“Last night was one of the most magical moments  — drifting out and playing the flute,” Atkinson said. “Because everyone knew I lost my flute, but I found it!”

Agoney and Shull expressed how much they enjoyed playing the flute and how important it was to them to learn a Native song with the flutes. The persistent duo already had attempted to play a song together on the beach that afternoon, but they called for further instruction.

Atkinson showed up with another Native flute and played a series of notes, which he then instructed the two to play in unison. Agoney and Shull copied Atkinson’s pitch and followed his lead. After a few run-throughs, they were repeating part of a song together. Both kids were beginners. With Atkinson's instruction, they discovered a way to communicate with one another though a cultural medium.

Atkinson expressed how special it was to see campers grow, heal and gain strength from each other by being out in the land during the day and from song and dance at night.

“Were bringing back the old ways,” said Atkinson. “What's amazing about it is so many different nations have brought life back to this camp by connecting with one another, through getting to know the land and having friendships with people who they will never forget.”

Some of the camp activities required campers to work one-on one with a mentor. Others were learned as a group — as in an 18-person Native war canoe. During each activity, both culture camp’s organizers and mentors hoped that the campers would be reintroduced to the word “respect,” and its importance in the Native culture.

“They are relearning their role and relationship not only with themselves, but to others” said Leask. “To understand their relationship to the earth and why they’re not above it or separate from it. That they are a part of it.”

Every evening was met with a group circle, which provided a chance for everyone to gather and interact with another and the entire group. The circle also provided the opportunity for a camper to claim an item of their’s that was placed in the lost and found. To do this, they would have to dance in the middle of the circle. Some of the more shy campers required a little extra encouragement and instruction from a neighbor.

 “That's what we love to see, supporting one another and that's actually our theme. We hold each other up,” said Schrack.

Because the adults get to participate in all the activities too, Schrack and Leask both agreed that some of the adults attend Culture Camp to learn more about their own and other Alaska Native cultures.

“It's like a cultural exchange. We’re all kind of learning little things from each other,” said Leask.

In addition to Alaska Native culture, U.S. Forest Service biologist Jess Davila was invited onto the island to explain watersheds. She setup a demonstration, which illustrated how a watershed functioned, by using a crumpled sheet of paper and drawing lines in the crevices to indicate ways for water to follow gravity into the ocean. Camp coordinators said they hoped the project would increasingly inspire campers’ respect for the land.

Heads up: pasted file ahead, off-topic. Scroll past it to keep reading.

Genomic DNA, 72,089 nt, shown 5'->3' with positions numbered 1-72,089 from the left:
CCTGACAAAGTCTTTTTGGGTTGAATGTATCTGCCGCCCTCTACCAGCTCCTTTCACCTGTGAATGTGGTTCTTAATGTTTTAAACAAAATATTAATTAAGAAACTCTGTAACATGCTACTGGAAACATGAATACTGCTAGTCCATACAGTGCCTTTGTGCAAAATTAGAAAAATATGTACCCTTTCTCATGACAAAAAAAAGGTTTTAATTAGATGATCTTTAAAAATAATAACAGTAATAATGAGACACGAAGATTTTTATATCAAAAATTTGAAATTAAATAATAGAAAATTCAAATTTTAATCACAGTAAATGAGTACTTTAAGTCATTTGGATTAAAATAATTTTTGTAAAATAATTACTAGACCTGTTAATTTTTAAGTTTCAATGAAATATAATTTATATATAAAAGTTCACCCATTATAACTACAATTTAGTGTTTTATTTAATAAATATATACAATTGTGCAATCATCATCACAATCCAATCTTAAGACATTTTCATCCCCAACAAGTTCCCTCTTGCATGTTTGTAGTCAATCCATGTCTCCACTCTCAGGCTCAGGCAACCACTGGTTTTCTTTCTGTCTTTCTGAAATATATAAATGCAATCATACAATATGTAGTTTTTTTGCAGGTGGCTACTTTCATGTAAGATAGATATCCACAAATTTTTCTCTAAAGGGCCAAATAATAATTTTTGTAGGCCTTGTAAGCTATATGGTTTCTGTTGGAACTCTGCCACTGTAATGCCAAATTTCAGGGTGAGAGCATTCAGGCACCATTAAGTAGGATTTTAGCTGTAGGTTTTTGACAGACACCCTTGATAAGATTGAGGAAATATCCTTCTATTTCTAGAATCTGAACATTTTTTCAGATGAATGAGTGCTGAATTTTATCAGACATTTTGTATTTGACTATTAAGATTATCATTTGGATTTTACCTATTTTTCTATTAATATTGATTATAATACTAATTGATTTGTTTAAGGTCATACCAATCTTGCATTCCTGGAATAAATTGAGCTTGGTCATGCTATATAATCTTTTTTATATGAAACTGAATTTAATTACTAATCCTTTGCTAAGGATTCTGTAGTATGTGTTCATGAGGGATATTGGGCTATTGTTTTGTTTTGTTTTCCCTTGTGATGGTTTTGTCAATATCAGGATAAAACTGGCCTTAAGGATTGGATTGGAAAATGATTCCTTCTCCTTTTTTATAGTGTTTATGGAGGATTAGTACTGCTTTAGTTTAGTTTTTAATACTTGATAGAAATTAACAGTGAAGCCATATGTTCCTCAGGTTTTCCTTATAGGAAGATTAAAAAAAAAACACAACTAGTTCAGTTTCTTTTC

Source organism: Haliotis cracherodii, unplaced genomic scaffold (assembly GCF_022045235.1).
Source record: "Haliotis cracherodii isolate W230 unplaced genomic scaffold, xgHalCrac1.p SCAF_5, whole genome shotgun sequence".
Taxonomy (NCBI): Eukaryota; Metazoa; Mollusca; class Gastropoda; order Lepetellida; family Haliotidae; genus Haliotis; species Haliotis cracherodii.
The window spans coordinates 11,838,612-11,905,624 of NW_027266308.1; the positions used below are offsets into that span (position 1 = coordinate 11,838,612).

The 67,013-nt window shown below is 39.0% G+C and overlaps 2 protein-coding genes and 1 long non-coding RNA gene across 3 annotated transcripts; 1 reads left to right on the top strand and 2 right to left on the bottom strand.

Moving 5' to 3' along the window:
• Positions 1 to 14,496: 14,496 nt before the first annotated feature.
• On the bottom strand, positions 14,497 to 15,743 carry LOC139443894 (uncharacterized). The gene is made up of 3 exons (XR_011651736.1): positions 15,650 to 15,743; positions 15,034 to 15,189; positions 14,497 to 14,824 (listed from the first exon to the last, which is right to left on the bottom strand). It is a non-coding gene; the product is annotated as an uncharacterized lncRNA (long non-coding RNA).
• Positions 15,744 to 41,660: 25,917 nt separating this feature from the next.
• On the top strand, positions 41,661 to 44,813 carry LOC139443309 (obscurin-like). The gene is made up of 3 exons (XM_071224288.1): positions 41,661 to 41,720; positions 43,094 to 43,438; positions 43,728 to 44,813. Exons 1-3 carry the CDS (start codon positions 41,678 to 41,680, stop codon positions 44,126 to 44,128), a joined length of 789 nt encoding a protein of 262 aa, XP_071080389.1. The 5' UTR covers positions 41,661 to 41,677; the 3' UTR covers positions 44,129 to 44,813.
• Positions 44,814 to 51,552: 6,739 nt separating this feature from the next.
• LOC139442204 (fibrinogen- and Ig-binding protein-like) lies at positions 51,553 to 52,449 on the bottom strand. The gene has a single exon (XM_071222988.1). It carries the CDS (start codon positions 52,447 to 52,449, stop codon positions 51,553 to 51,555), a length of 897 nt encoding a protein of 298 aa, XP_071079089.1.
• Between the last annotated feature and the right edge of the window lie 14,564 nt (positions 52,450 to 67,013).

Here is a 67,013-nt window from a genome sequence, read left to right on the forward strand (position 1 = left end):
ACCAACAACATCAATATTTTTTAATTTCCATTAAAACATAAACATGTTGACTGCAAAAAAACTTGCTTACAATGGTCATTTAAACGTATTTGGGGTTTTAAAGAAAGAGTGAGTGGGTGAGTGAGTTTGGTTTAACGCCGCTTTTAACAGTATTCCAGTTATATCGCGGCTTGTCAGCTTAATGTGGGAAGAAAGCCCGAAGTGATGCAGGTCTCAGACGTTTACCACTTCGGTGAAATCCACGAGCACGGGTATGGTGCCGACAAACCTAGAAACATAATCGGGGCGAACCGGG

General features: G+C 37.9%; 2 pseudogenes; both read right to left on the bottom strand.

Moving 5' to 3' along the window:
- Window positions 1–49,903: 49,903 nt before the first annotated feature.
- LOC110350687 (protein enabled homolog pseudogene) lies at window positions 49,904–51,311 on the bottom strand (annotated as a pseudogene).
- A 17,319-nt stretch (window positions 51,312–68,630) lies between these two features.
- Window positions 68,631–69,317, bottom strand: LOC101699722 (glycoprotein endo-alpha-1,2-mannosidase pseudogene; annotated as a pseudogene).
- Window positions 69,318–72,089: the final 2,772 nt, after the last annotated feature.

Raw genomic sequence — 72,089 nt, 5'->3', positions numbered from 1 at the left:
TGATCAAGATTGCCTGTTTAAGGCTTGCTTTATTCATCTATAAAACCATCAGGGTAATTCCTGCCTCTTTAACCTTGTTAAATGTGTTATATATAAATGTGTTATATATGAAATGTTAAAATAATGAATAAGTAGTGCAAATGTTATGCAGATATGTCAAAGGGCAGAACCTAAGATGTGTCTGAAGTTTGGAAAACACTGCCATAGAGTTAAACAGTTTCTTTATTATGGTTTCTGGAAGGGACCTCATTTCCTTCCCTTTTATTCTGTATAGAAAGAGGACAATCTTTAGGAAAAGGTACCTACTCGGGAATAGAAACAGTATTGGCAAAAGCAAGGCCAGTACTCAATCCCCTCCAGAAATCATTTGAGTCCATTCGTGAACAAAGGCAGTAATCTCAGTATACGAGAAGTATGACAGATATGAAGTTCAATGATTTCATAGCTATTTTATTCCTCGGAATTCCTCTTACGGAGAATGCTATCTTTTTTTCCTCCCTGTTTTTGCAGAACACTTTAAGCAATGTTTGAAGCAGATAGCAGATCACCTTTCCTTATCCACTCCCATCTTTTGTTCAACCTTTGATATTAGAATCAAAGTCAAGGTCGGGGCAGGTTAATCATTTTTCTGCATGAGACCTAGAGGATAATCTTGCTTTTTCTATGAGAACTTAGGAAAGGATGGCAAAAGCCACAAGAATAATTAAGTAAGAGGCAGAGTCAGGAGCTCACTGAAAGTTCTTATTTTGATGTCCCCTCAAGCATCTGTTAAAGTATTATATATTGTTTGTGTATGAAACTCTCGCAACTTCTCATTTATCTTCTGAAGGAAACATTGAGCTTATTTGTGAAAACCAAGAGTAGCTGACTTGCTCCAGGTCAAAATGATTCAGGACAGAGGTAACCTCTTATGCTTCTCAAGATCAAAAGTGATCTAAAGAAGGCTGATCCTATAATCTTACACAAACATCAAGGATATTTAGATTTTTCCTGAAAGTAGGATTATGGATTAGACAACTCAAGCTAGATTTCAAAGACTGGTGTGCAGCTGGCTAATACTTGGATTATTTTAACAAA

Both coordinators plan to make Hemlock Island the destination of their next annual culture camp. Before this year, the KIC Culture Camp occupied the cabins at Orton Ranch as a mode of shelter. Camping in tents was much more popular with the children this year for reasons other than getting away from home.

Agoney explained, “I like to get deeper into my culture. This year we have tents. I like the tents more. It's more like what we Natives did back then, because they would make forts and stuff to stay warm and dry, and I would say tents get the closest to that.”

KIC Culture Camp has become so popular with children in the Ketchikan area that Schrack has had to add a second culture camp for ages 6-10. That camp will be a five-day event held at Settlers Cove, but it's not a sleepover like the Hemlock Island event. Children will be bussed back to Ketchikan each evening.

Camp coordinators made it clear that the Alaska Native children must have mentors available to them in order for their culture to be passed on accurately. They and the mentors recognize that external assimilation efforts, as well as a decreasing number of elders, is making it increasingly difficult to pass down Native traditions.

“It's who we are,” Atkinson said. “When we lost our culture, our language, our identity. Not having that is not really knowing who we truly are. To see it, to hear it and to live it. It's who we are. That's where our strength comes from, that’s where our healing comes from and that's where our inspiration comes from.”